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Land Tax: Caratti v Commissioner of State Revenue [2017] WASCA 128

A recent decision in the Supreme Court of Western Australia shows that pre-testamentary wishes are difficult to prove unless they are expressly provided for under a valid Will. In Caratti, the deceased mother made a decision during her lifetime that her son, and future beneficiary of her estate, could reside at her house for as long as he wished. However, there was no provision of this right in her Will. The consequence was that the deceased’s son was not eligible for an exemption to land tax despite using the property as his place of residence.

Land Tax in Western Australia

A taxpayer is liable for land tax on their real estate in Western Australia. The rate of land tax depends on the aggregate value of the taxpayer’s Western Australian property. The good news is that exemptions do apply and most Western Australian landowners are exempt from land tax for their primary residence.

Another exemption applies where the beneficiary of a deceased’s estate uses the estate property as the beneficiary’s place of residence (“Beneficiary of an Estate Exemption”). Section 22 of the Land Tax Assessment Act 2002 (WA) provides that a private residential property is exempt for an assessment year if, at midnight on 30 June in the previous financial year:

(a)   it is owned by an executor or administrator of a will as trustee; and

(b)   an individual identified in the will:

        (i)    is entitled under the will to the property as a tenant for life; or

        (ii)   has a right under the will to use the property as a place of residence:

               (A)   for as long as he or she wishes; or

               (B)   for a fixed or ascertainable period,

whether or not the individual is or may become entitled under the will to ownership of all or part of the property at some future time; and

(c)   the individual uses the property as his or her primary residence.

The decision

The late Mrs Loretta Caratti was the owner of real property (“the property”) in Western Australia. She passed away and pursuant to her Will, the property was to be liquidated as part of her estate and distributed to her four (4) children as tenants in common in equal shares. The taxpayer was the deceased’s husband who was the executor of the deceased’s estate (“Executor”).

The Executor and his son, Mr Michael Caratti, continued to reside at the property. The Commissioner of State Revenue issued land tax liabilities to the Executor once he realized that the land ownership had passed to the estate. The Executor applied for the Beneficiary of an Estate Exemption as his son was a beneficiary of the estate and he was using the Property as his place of residence. At first instance, the Supreme Court found for the Commissioner.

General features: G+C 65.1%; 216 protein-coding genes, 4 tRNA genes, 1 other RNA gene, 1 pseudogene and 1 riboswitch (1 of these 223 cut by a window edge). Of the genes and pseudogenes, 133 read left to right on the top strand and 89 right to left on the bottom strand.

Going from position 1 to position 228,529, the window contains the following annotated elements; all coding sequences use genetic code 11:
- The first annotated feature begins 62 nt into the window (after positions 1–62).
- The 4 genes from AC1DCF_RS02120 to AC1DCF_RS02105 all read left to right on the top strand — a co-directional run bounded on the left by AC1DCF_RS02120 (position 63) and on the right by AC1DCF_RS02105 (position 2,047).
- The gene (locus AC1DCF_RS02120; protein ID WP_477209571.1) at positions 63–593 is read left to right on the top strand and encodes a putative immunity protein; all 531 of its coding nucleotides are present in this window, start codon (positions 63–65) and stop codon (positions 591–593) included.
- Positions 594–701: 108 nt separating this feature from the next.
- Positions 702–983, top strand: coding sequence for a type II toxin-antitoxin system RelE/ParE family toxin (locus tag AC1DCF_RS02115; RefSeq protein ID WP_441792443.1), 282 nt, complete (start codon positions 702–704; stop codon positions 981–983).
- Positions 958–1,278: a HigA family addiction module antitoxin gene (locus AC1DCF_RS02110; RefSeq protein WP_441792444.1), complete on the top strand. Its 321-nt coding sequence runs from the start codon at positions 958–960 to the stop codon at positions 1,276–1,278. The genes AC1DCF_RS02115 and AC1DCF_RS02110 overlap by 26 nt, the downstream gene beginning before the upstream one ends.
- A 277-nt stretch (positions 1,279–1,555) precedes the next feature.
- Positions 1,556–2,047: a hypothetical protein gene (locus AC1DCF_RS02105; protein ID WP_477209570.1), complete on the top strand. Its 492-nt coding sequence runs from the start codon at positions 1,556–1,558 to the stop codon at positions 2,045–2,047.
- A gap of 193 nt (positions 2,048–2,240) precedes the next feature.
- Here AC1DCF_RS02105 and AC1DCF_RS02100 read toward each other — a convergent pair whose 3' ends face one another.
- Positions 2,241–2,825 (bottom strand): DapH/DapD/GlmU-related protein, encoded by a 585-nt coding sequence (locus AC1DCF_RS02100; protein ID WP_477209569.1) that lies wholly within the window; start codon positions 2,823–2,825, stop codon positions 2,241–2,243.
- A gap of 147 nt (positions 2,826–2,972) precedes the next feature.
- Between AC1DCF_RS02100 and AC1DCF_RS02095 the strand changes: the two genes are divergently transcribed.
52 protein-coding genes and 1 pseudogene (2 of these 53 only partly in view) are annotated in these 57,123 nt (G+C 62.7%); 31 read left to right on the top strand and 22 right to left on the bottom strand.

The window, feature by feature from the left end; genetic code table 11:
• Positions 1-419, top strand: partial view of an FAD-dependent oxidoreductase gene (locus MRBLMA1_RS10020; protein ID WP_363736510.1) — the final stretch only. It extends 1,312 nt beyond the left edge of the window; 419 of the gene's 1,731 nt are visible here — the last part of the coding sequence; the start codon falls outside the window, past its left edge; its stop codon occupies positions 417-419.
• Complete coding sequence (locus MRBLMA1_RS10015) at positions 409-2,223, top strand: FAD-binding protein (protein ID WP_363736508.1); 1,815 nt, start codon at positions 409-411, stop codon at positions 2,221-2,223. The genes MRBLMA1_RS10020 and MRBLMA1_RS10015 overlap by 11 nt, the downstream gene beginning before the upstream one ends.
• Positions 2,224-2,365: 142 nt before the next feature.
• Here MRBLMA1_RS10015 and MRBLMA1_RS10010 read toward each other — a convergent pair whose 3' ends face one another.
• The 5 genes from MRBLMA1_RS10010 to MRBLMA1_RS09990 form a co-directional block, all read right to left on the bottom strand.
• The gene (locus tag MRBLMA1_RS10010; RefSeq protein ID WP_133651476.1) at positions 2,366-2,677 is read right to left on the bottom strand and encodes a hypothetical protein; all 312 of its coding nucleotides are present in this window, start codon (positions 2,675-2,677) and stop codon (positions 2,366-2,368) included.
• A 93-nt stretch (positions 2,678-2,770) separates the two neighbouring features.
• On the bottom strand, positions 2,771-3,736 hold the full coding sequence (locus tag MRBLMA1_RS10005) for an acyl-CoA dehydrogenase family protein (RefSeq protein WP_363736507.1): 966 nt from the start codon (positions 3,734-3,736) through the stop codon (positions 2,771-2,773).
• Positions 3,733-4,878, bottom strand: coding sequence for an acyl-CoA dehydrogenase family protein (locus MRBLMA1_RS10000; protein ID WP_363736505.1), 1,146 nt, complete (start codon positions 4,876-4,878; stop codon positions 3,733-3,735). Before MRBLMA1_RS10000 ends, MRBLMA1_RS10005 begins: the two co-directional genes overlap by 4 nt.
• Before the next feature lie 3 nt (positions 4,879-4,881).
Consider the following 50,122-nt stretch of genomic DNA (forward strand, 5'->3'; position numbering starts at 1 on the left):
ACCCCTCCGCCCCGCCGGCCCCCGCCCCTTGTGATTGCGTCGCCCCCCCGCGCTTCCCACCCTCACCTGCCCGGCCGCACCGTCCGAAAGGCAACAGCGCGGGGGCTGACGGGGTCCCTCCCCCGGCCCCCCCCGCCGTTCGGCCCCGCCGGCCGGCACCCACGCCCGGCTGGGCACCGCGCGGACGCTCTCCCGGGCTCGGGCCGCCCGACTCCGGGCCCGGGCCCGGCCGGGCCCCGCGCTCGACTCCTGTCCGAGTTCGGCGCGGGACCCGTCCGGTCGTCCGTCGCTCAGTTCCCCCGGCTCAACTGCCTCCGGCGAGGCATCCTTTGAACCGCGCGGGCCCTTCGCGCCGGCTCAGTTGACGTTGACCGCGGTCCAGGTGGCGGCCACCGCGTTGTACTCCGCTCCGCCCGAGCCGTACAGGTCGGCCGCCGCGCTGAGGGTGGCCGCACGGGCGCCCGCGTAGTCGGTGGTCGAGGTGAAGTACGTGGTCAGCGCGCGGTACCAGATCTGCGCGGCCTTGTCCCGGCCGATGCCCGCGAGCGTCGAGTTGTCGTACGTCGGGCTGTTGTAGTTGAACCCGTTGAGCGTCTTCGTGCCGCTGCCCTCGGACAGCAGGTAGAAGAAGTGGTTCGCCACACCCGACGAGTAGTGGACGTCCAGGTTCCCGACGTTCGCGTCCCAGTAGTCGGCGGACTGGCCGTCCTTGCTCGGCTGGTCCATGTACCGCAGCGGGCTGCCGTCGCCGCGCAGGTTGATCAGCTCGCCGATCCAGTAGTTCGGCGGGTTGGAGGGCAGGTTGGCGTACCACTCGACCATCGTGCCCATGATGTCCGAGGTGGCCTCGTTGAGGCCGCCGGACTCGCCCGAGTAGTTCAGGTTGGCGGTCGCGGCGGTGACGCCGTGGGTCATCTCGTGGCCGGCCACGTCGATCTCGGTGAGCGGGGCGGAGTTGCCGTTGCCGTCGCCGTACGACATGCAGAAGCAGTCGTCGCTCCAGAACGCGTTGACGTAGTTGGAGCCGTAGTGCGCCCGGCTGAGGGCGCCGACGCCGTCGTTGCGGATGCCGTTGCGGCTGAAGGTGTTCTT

On appeal, the Court of Appeal consisting of Martin CJ, Murphy JA and Beech JA decided that the fundamental issue was the proper construction of the Beneficiary of an Estate Exemption. Their Honours found that section 24(2) of the Trustees Act 1962 (WA)which provides a statutory right for a trustee to retain a residence for a beneficiary’s was irrelevant as the right to use the property as a place of residence had to originate from the Will and there was “no such right under the terms of that instrument”. It held that the Executor was therefore not eligible for the land tax exemption.

Things to consider

If the Will had provided that a beneficiary could use the trust property as a residence, then the next issue for consideration is whether the Executor had a duty to sell the property within a “reasonable time”. It was unusual that the Executor did not attempt to liquidate the property within 12 months from probate as would ordinarily be expected. This issue was not discussed in detail in the appeal and is a relevant matter for an executor to consider if they seek to apply the Beneficiary of an Estate Exemption.

It is crucial for all will makers to expressly provide their intentions in their will, including wishes expressed during the will maker’s lifetime. It is also critical for an executor to be conscious of their duties and obligations when administering an estate, including their duties to revenue authorities.



Gabrielle Bourke

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